Real vs. Fake Amber
Fake amber is not hard to make. It can be made from heating colored plastic, using copal (not 'mature' amber) or other modern polymers. Amber that looks 'too perfect' probably is! Quality specimens run into the thousands of dollars.
It is not particularly easy to identify fake amber from real amber. So, how does one determine if you have a real sample of amber?
First, one must understand that amber is the fossilized resin from ancient trees. In the Dominican Republic, the tree is Hyemnaea (a leguminous trees). Most modern legumes are smaller plants that have nodules in the roots which contain bacteria that put nitrogen back into the soil; peas, and clover are legumes. Modern day legume trees are common in South America. In the Baltic area, millions of years ago, either pine trees or eucalyptus (gum) trees probably produced the resin that turned into amber.
Resin from either of these types of trees, when placed in the proper conditions, turns into amber. There is an intermediate stage where the resin might look like amber, but is not changed enough (polymerized) to be considered real amber. This 'young' resin is called copal. Copal is always much younger than amber and has some characteristics which distinguish it from real amber. For instance, copal is generally less dense than amber.
Density is measured in something called specific gravity. Regular amber often has a specific gravity of 1.05 to 1.10 (where 1 is the same as water). Copal looks similar, but has a lower specific gravity of 1.03 to 1.08. A specific gravity of above 1.0 will cause the object to sink in fresh water. While amber and copal will both sink in regular water, salt water has a higher density. Amber and copal will both float in salt water. Roughly 15 grams of salt in 100 mL of water (4 teaspoons of salt to 8 ounces of water) will approximate salt water. In this solution, both amber and copal should float. Copal is usually lighter than an equal volume of amber. Unless you are very familiar with the weight of amber, don't trust your estimate of the weight.
One fairly good way to determine fake amber is the 'hot point test'. This is where the fine point of a very hot needle is put in the amber. Real amber has a piney smell (or burnt resinous smell) and fake amber can have an electrical, plastic or sweet smell to it. The problem that you will have with this test is that most folks are not willing to sacrifice their potential prize piece of amber to this test.
Equally as bad is the burning test: amber burns with a black smoke, copal will burn with a whitish smoke, plastic immations can also burn with a black smoke. Again, who is willing to sacrifice their sample to this rather harsh test?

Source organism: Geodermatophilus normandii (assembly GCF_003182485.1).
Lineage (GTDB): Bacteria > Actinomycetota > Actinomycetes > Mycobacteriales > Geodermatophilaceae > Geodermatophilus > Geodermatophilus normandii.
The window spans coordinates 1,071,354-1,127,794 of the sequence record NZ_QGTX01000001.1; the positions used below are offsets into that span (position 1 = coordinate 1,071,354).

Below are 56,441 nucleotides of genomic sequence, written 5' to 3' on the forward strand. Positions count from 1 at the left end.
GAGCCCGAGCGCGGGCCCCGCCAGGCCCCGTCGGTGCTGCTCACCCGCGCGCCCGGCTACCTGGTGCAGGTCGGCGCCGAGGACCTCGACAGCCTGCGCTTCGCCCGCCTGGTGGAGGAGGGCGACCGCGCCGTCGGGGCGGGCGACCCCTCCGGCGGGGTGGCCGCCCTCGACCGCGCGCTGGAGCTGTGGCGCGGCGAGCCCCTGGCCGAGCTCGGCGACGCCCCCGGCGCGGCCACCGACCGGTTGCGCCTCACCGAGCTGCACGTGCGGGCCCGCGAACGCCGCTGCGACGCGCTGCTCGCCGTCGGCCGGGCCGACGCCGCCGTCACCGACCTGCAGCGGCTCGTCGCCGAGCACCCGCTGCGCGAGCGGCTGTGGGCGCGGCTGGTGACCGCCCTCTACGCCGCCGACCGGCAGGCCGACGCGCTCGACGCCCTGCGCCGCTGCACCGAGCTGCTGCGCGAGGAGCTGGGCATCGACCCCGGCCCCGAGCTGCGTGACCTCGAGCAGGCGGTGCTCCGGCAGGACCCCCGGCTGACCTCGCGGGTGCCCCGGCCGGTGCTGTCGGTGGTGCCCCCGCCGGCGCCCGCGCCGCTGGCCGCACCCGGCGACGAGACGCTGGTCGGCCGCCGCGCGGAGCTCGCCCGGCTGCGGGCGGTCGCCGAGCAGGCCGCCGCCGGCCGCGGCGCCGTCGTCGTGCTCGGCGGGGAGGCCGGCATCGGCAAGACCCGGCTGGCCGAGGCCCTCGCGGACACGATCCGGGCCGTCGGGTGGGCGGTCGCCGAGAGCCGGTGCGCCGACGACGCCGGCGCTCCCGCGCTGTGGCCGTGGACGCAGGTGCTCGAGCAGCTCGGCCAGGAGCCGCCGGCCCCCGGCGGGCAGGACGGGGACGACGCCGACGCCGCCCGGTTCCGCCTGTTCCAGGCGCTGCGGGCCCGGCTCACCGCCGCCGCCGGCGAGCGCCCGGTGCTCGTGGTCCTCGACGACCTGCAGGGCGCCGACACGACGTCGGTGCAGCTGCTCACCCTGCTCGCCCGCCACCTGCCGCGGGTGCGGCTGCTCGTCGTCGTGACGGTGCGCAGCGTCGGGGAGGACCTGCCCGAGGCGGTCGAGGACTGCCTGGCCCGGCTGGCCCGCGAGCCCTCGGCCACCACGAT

Another test is the acetone test. Acetone is the odoriferous chemical that is used to remove nail polish. Copal is slightly soluble (hasn't hardened enough over the millions of years) in acetone, so the surface will get sticky. Regular amber is not soluble and therefore acetone should not do anything to it. With plastic fakes, acetone can dissolve the outer layer, which can sometimes be a shellac coating. This is probably one of the easier tests.
Difficulty does arise when the creator of fake amber will drill out the center of the amber piece, insert a modern insect and then fill the hole with hot copal. The resulting piece is very hard to distinguish from the real thing. If the light is perfect, one may see the original drilled hole, but don't count on it. Identification of an extinct species of insect is difficult unless you are an expert entomologist! 'Old' and 'new' insects all look the same to the untrained eye.
For the geologists, amber has a refractive index of 1.5 to 1.6 (copal also is the same) while fakes of plastic and other chemicals will give a very different refractive index. The refractive index is a measure of how light is refracted when it goes through the amber. In order to do this test, you need a refractometer (a gemological instrument).
Amber is fluorescent. That is, when ultraviolet light (UV) is directed on the amber, it will fluoresce. Common fluorescent colors are yellow, blue, green and orange. The intensity of the fluorescence can be different with different types of amber. Dominican Republic amber usually fluoresces blue. This is a simple test if you happen to have a black light. Just shine the black light on the sample and observe the 'shine'.
Amber is not hard, when using the Moh's scale. It ranks usually from 2 to 2.5. Your fingernail is about 2 and thus it is very difficult to scratch amber. An American penny has a hardness of 3.0 and should scratch amber. Steel wool, which has a hardness of 5.5, when scraped on amber produces powder or very fine granules. If the piece is plastic, shavings will likely result.
Raw amber, when broken has conchoidal fracture. That mean is looks similar to chipped glass. A chipped piece of glass will often show concentric circles in the chipped area. That is conchodial fracture. Amber does not have to chip in this fashion, but often will exhibit the type fracture cut.
Lastly, there are some pieces of amber in gem stores with 'spangles' in it. This is attractive amber that has small disk shaped 'inclusions'. The spangles are not natural. A few years ago I saw some Baltic amber in a jewelry store. When I asked about the iridescent , sand dollar shaped inclusions, I was told that this was a natural occurrence in the amber. Wrong. This is made by heating amber in rapeseed oil. The sun-spangles are thought to be from droplets of water which were trapped in the amber. The droplets flatten and assume the spangle shape. Some of the samples that I have seen are quite attractive! So, if you are after a beautiful piece of amber, the spangles are great, but don't be fooled into believing that they are a result of a natural occurrence.
Your best bet is to purchase amber from a reputable source.